I am unbelievably grateful for the fact that I have found my “people” here in Switzerland, unbelievably relieved that the majority of my work is over, and unbelievably excited for the next chapter. I feel all of these things at the same time, and the result is such a mix of emotions that I don’t even know what to feel anymore. While I knew that I would love my time abroad and that of course I would get comfortable here, I never thought that I would have such a hard time saying goodbye. That being said, I will be traveling around Europe for about a month after my semester officially ends, and so the adventure is not quite over yet.


Diana in Copenhagen: Final Reflection

January 5, 2015

As I sit and write this from my bed in Massachusetts I can’t wrap my head around the fact that I’m home. After one hundred and twenty eight days, thirteen cities, ten countries, four classes, and countless memories, my time abroad came to a close and I could not be more grateful for the experience.

As I look back on the semester I decided to revisit some of the questions I asked myself before embarking on the adventure. I was unsure about living in a single room for the first time in college, but doing so certainly had its perks. I liked having my own kitchen and not having to work around someone else’s schedule, but I’m not as concerned as I was about having to go back to having a roommate in the future. As much as I liked living alone, having a roommate can be a lot of fun and it’s nice having someone to hang around with all the time.

I was concerned about Copenhagen being so expensive, and it really is, but I like to think I handled my budget well. I became pretty obsessed with saving money on day-to-day items so I could instead spend on things like traveling that were more important to me. This meant shopping at the discount grocery store for only the cheapest items, cooking in for nearly every meal, rationing instant coffee, and not buying many souvenirs. I also saved a lot of money on public transportation by having a bike. I’ll be honest, it was hard to part with my bike, Gwen, but I sold her at a good price causing it to only have cost me $32 for the entire four months. I feel like I got much more value out of putting my money towards experiences over material goods, and think that contributed to a much fuller and happier experience.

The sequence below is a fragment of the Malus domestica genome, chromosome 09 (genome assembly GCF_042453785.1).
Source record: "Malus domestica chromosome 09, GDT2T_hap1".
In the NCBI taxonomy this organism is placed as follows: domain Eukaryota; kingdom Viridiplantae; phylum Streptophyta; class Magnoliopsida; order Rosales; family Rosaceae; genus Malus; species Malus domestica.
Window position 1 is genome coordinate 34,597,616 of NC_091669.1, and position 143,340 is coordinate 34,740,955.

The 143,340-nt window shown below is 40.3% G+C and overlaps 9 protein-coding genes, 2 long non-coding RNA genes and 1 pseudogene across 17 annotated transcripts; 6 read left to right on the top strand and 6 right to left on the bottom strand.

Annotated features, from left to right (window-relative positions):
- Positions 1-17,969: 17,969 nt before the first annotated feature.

One last thing I voiced concern for in my first Travelogues post was how my directionally challenged self would manage getting around a city. While I’ve gotten slightly better in this arena, I would be lying if I said I was much more capable now. I decided to purchase a phone plan in Denmark providing lots of data, so I sadly still used Google Maps as a crutch to get around. I didn’t have phone service when traveling though, so I did do better job navigating from memory and by using with good old fashioned maps out of necessity.

Beyond these few concerns, my semester abroad made me exponentially more independent, which is best evidenced by my final trip of the semester. Since I wanted to book my Copenhagen flights round trip, I picked a date to fly home before knowing my finals schedule. As it turned out, I had enough time between my finals and my flight home to take advantage of the ease of European travel one last time. After failing to find someone to travel with me though, I decided to take a chance and book a trip to Spain alone. You might remember I traveled alone in London, but Spain was different, considering this time I had no one to meet up with when there. As the trip neared closer I started to get pangs of regret thinking I should have just pushed my return flight up a few days, but now I am so happy I followed through.

Beautiful benches at Plaza de España in Seville

Beautiful benches at Plaza de España in Seville

A view from the Alhambra in Granada

A view from the Alhambra in Granada

The trip was the perfect culmination of my experience abroad. It forced me out of my comfort zone more than others had because I was completely solo, had few things planned since I lacked time to do so during finals week, and had a language barrier to deal with. While this trip was indeed more challenging than others, being by myself made me deeply appreciate everything I saw and let me reflect on everything I’d done in the four months leading up to it too. I was able to be more observant, think about and process things on my own time, more readily meet other travelers, demonstrate the highest degree of independence, and do everything I could to appreciate a culture different from mine for the last time before coming home. Comparing this trip to my others, especially my solo trip in London, made me realize the true growth I’ve undergone from living abroad. In a post from a few weeks ago I wrote about using my little notebook to not feel uncomfortable when eating alone. I brought the same little notebook to Spain and put it to use again, but for a different reason this time. While having tapas alone one day in Triana, a neighborhood of Seville, I wrote, “This time I’m writing in the notebook while sitting alone not because I feel awkward, but because I don’t want to forget a single thing.” Being alone that day in Seville was probably one of my favorite days abroad, and it made me realize how far I’d come in such a short time.

Diana food
While the trip to Spain was an amazing way to culminate my experience abroad, the entire four-month span I was away had a profound effect on me. There are many reasons why I’m happy to be home, but am forever grateful for the friends, lessons, and memories from my semester in Denmark.

Thank you all for reading. Farvel!

Me, at the Alhambra in Granada

Me, at the Alhambra in Granada